An extract from the wonderful work of Dr Norman Vincent Peale - author of The Power of Positive Thinking.

Problems Are Opportunities in Disguise

Dr. Peale suggested that salespeople can be more successful in dealing with problems: "A problem is a concentrated opportunity. The only people that I ever have known to have no problems are in the cemetery. The more problems you have, the more alive you are. Every problem contains the seeds of its own solution. I often say, when the Lord wants to give you the greatest value in this world, He doesn't wrap it into a sophisticated package and hand it to you on a silver platter. He is too subtle, too adroit, for that. He takes this big value and buries it at the heart of a big, tough problem. How He must watch you with delight when you've got what it takes to break that problem apart and find at its heart what the Bible calls 'the pearl of great price.' Everybody I've ever known who succeeded in a big way in life has done so by breaking problems apart and finding the value that was there."

So what sales problem did you solve today?

Do your sales techniques and questioning style have a problem solving inclination?

Think about the great sales calls you have had. Was there a problem solving inclination? Success does leave clues.

Be positive and solve one problem for one customer tomorrow. They may just love it, and you.


Tuesday, 2 August 2011

What is it that all good sales people have?

In our sales lab we know that high performance sales comes from training and developing good sales people through four specific stages.
  1. Build a sales process
  2. Conduct activity around that process
  3. Develop 'swagger' from the wins and losses of your activity
  4. Create sales effectiveness and efficiency through refinement.
That's how to be a good salesperson, develop a high performing sales team, start a restaurant or grow a business.

In our minds, we see the 'swagger' as being the key enabler of a good sales person. Although the word swagger can often convey arrogance or an overly assertive manner when it comes to sales people, we keep coming back to it. For the record, swagger means: 'to walk with a swaying motion; hence, to walk and act in a pompous, consequential manner'.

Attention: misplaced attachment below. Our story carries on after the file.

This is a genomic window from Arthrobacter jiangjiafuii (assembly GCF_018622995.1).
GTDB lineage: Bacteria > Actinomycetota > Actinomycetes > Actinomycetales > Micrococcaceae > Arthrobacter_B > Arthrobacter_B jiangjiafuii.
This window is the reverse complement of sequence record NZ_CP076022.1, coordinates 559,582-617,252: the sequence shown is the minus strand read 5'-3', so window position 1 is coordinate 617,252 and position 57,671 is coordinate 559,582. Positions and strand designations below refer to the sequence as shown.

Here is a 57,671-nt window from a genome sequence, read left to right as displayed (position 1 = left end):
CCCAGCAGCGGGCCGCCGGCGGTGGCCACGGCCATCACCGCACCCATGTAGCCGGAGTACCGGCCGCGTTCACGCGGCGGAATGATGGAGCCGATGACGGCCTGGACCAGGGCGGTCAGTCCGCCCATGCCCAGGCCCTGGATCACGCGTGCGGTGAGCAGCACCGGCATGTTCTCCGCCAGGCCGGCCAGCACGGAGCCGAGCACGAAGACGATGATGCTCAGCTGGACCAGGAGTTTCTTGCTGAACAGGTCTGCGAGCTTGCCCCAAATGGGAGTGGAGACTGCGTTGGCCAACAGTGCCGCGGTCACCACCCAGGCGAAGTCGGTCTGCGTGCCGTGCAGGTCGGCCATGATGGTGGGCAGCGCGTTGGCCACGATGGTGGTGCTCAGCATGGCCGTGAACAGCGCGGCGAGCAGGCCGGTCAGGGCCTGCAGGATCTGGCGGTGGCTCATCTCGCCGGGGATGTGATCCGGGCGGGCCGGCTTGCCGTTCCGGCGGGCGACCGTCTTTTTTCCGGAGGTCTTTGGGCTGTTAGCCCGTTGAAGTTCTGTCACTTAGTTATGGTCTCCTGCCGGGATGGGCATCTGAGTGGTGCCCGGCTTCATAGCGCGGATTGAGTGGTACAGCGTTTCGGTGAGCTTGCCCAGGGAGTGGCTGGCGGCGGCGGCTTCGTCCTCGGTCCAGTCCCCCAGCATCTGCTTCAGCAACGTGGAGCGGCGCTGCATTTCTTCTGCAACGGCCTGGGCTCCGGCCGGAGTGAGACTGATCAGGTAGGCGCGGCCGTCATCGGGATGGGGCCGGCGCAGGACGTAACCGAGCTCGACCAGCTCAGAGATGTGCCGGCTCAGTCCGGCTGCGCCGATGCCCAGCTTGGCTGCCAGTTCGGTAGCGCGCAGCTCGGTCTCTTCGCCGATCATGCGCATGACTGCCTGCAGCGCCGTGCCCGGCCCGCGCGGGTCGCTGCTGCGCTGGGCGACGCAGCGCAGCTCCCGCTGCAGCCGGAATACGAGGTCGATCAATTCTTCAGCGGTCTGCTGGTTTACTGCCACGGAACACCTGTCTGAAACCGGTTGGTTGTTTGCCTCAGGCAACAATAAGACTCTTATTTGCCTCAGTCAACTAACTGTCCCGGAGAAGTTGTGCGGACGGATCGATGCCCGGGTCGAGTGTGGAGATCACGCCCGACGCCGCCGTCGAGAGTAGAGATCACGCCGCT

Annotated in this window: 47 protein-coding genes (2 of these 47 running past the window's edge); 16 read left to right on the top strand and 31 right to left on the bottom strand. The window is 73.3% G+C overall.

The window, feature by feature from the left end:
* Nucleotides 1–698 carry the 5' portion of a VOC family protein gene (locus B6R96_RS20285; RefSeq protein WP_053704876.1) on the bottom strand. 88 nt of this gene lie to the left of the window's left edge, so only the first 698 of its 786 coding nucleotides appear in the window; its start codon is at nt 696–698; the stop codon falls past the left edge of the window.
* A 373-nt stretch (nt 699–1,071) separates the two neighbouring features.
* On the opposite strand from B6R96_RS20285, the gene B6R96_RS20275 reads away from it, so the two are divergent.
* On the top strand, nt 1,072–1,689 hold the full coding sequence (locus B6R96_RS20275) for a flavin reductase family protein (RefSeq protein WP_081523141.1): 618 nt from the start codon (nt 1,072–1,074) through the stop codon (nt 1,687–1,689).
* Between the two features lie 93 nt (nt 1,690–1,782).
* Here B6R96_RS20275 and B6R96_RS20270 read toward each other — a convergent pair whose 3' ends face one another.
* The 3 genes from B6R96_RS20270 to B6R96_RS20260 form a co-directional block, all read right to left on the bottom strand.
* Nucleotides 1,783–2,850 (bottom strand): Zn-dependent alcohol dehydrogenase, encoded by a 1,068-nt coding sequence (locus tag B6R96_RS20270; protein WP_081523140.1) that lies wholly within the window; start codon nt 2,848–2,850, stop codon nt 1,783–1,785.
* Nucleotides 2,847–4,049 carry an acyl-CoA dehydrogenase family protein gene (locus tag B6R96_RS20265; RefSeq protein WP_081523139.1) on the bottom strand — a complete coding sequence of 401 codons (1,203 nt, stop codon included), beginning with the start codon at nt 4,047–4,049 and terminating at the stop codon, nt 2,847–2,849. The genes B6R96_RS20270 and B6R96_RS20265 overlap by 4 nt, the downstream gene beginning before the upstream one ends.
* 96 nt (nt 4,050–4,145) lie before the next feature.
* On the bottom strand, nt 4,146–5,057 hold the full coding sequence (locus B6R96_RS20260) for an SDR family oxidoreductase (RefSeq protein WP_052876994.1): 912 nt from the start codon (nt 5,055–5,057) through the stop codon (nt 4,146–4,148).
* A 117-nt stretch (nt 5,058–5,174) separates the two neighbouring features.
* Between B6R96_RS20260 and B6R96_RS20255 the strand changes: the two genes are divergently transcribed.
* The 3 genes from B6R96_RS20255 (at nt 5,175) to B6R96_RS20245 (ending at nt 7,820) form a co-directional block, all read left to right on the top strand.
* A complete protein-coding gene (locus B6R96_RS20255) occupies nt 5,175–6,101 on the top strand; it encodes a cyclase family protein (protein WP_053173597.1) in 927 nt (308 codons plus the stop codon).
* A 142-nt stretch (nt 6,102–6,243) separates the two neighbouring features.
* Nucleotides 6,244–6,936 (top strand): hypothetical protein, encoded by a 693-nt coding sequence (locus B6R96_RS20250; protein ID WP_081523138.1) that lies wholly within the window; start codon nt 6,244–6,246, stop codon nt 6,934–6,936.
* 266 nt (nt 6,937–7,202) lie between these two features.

Call it whatever you like, but there's no doubt certain qualities make a good sales person stand out from the crowd. The characteristics of a good sales person, are hard to describe and unquestionably rare.

Good sales people, with exceptional talent, usually have a sense of calm urgency, a coolness matched with persuasion, confidence with empathy and directness with rapport. All behaviours that would seem at odds in the dictionary but perfectly describe what we call 'swagger' or 'sales essence'.

If you have a better word to describe these sales cats, please let us know.


Tuesday, 12 July 2011

What customers?

I read with interest in the latest BRW Magazine the ever growing pain in retail due to the 'sudden' rise of the internet. Sudden?

I also watch with interest as retailers continue to stick to old ways of doing business, become highly irritable, like it's our fault, and resort to being extremely annoyed with the world.

It is clear that if you 'wait' for the economy to pick up, the implications of a carbon tax or the internet to change, then you will disappear as quick as change happens. You must get on the front foot now!

Look at this great example Traditional theatre is attractive to a narrow band of audience who can afford it or love it. Dress up at home, go out, glass of champagne and black tie etc. In Scotland, to attract a broader audience, an amazing concept has been developed where five minute theatre is conducted in the cities over a 24 hour period to contact a wider audience. Lots of critics " It will never work" and lots of people blocking. Guess what – a roaring success and highly acclaimed by the critics, well done.

What did it take? Creativity, energy and resilience just like the Sales Cat.

Tips, traps and trips.

If you are going to survive in modern retailing you need to engage and build value based relationships now. Who are your tribe and what do they get from the retail experience with you? Do you have data on your customers? Do you know where they live what they like? Get to know them and what they need in life to be better. Like all relationships spend time getting to know them. Start a blog with them.

Smile and greet! Yes I know a basic but how often do you get an angry, don't bother me I'm busy response? Every week for the past 12 months I go with friends to a conveniently located coffee shop. They still don't know our names, we don't know theirs even though we sit in the same place every week and order the the same thing. Will they notice when we go for a better relationship or better coffee? Who would they call if we did?

Please get to know your customers and their specific stories fast before the internet gets to know them better than you and takes their business away.

Tuesday, 5 July 2011

Talent + Practice + Opportunity = Success

Last week I went to the grudge match between old rivals Essendon Grammar School, coached by the great Ken Fletcher, and Assumption College, the Kilmore based private school coached by the legend Ray Carroll (41 years coaching juniors).

At the lunch I heard two wonderful stories: